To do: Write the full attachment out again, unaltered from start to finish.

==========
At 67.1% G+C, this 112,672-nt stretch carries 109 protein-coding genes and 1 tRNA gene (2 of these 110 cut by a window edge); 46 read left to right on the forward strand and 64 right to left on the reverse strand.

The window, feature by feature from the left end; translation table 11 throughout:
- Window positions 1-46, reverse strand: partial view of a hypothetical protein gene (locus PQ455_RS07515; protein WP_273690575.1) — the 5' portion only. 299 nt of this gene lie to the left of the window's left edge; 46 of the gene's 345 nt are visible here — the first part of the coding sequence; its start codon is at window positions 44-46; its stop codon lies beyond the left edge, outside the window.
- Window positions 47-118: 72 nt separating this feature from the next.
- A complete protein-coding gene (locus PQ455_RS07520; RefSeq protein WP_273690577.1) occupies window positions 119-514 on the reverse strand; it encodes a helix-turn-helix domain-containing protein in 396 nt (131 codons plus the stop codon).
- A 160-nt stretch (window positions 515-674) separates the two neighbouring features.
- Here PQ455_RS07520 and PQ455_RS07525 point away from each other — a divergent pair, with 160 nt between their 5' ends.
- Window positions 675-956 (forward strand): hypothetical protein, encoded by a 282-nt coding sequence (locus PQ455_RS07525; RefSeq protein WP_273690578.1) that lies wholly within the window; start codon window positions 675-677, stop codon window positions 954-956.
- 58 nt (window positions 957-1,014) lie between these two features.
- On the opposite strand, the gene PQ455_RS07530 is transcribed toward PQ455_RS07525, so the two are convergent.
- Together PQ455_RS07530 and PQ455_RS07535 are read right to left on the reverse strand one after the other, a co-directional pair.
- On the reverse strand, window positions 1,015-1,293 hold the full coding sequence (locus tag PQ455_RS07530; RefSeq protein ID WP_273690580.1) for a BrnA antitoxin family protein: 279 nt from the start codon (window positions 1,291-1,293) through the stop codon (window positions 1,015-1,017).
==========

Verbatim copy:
At 67.1% G+C, this 112,672-nt stretch carries 109 protein-coding genes and 1 tRNA gene (2 of these 110 cut by a window edge); 46 read left to right on the forward strand and 64 right to left on the reverse strand.

The window, feature by feature from the left end; translation table 11 throughout:
- Window positions 1-46, reverse strand: partial view of a hypothetical protein gene (locus PQ455_RS07515; protein WP_273690575.1) — the 5' portion only. 299 nt of this gene lie to the left of the window's left edge; 46 of the gene's 345 nt are visible here — the first part of the coding sequence; its start codon is at window positions 44-46; its stop codon lies beyond the left edge, outside the window.
- Window positions 47-118: 72 nt separating this feature from the next.
- A complete protein-coding gene (locus PQ455_RS07520; RefSeq protein WP_273690577.1) occupies window positions 119-514 on the reverse strand; it encodes a helix-turn-helix domain-containing protein in 396 nt (131 codons plus the stop codon).
- A 160-nt stretch (window positions 515-674) separates the two neighbouring features.
- Here PQ455_RS07520 and PQ455_RS07525 point away from each other — a divergent pair, with 160 nt between their 5' ends.
- Window positions 675-956 (forward strand): hypothetical protein, encoded by a 282-nt coding sequence (locus PQ455_RS07525; RefSeq protein WP_273690578.1) that lies wholly within the window; start codon window positions 675-677, stop codon window positions 954-956.
- 58 nt (window positions 957-1,014) lie between these two features.
- On the opposite strand, the gene PQ455_RS07530 is transcribed toward PQ455_RS07525, so the two are convergent.
- Together PQ455_RS07530 and PQ455_RS07535 are read right to left on the reverse strand one after the other, a co-directional pair.
- On the reverse strand, window positions 1,015-1,293 hold the full coding sequence (locus tag PQ455_RS07530; RefSeq protein ID WP_273690580.1) for a BrnA antitoxin family protein: 279 nt from the start codon (window positions 1,291-1,293) through the stop codon (window positions 1,015-1,017).